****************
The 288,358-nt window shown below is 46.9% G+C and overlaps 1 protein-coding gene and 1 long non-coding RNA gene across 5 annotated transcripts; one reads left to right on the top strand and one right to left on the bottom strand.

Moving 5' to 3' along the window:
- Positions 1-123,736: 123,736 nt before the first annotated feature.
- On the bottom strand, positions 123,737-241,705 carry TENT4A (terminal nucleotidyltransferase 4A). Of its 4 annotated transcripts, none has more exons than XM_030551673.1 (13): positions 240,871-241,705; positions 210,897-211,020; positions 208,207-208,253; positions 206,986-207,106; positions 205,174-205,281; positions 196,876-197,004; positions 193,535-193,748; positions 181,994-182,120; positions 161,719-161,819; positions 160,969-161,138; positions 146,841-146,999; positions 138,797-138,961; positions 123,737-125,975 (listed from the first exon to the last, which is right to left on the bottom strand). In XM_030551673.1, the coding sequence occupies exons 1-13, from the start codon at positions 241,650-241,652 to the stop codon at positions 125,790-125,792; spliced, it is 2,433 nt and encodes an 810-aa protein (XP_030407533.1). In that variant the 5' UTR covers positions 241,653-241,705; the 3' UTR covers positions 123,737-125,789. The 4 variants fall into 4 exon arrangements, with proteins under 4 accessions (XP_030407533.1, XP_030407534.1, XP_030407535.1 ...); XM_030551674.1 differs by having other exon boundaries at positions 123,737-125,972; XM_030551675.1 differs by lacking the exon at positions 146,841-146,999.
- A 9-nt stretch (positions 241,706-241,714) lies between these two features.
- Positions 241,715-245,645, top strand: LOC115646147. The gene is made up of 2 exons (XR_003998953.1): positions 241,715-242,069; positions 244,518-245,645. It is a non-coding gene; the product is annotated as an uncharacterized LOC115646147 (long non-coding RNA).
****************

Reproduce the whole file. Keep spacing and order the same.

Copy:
The 288,358-nt window shown below is 46.9% G+C and overlaps 1 protein-coding gene and 1 long non-coding RNA gene across 5 annotated transcripts; one reads left to right on the top strand and one right to left on the bottom strand.

Moving 5' to 3' along the window:
- Positions 1-123,736: 123,736 nt before the first annotated feature.
- On the bottom strand, positions 123,737-241,705 carry TENT4A (terminal nucleotidyltransferase 4A). Of its 4 annotated transcripts, none has more exons than XM_030551673.1 (13): positions 240,871-241,705; positions 210,897-211,020; positions 208,207-208,253; positions 206,986-207,106; positions 205,174-205,281; positions 196,876-197,004; positions 193,535-193,748; positions 181,994-182,120; positions 161,719-161,819; positions 160,969-161,138; positions 146,841-146,999; positions 138,797-138,961; positions 123,737-125,975 (listed from the first exon to the last, which is right to left on the bottom strand). In XM_030551673.1, the coding sequence occupies exons 1-13, from the start codon at positions 241,650-241,652 to the stop codon at positions 125,790-125,792; spliced, it is 2,433 nt and encodes an 810-aa protein (XP_030407533.1). In that variant the 5' UTR covers positions 241,653-241,705; the 3' UTR covers positions 123,737-125,789. The 4 variants fall into 4 exon arrangements, with proteins under 4 accessions (XP_030407533.1, XP_030407534.1, XP_030407535.1 ...); XM_030551674.1 differs by having other exon boundaries at positions 123,737-125,972; XM_030551675.1 differs by lacking the exon at positions 146,841-146,999.
- A 9-nt stretch (positions 241,706-241,714) lies between these two features.
- Positions 241,715-245,645, top strand: LOC115646147. The gene is made up of 2 exons (XR_003998953.1): positions 241,715-242,069; positions 244,518-245,645. It is a non-coding gene; the product is annotated as an uncharacterized LOC115646147 (long non-coding RNA).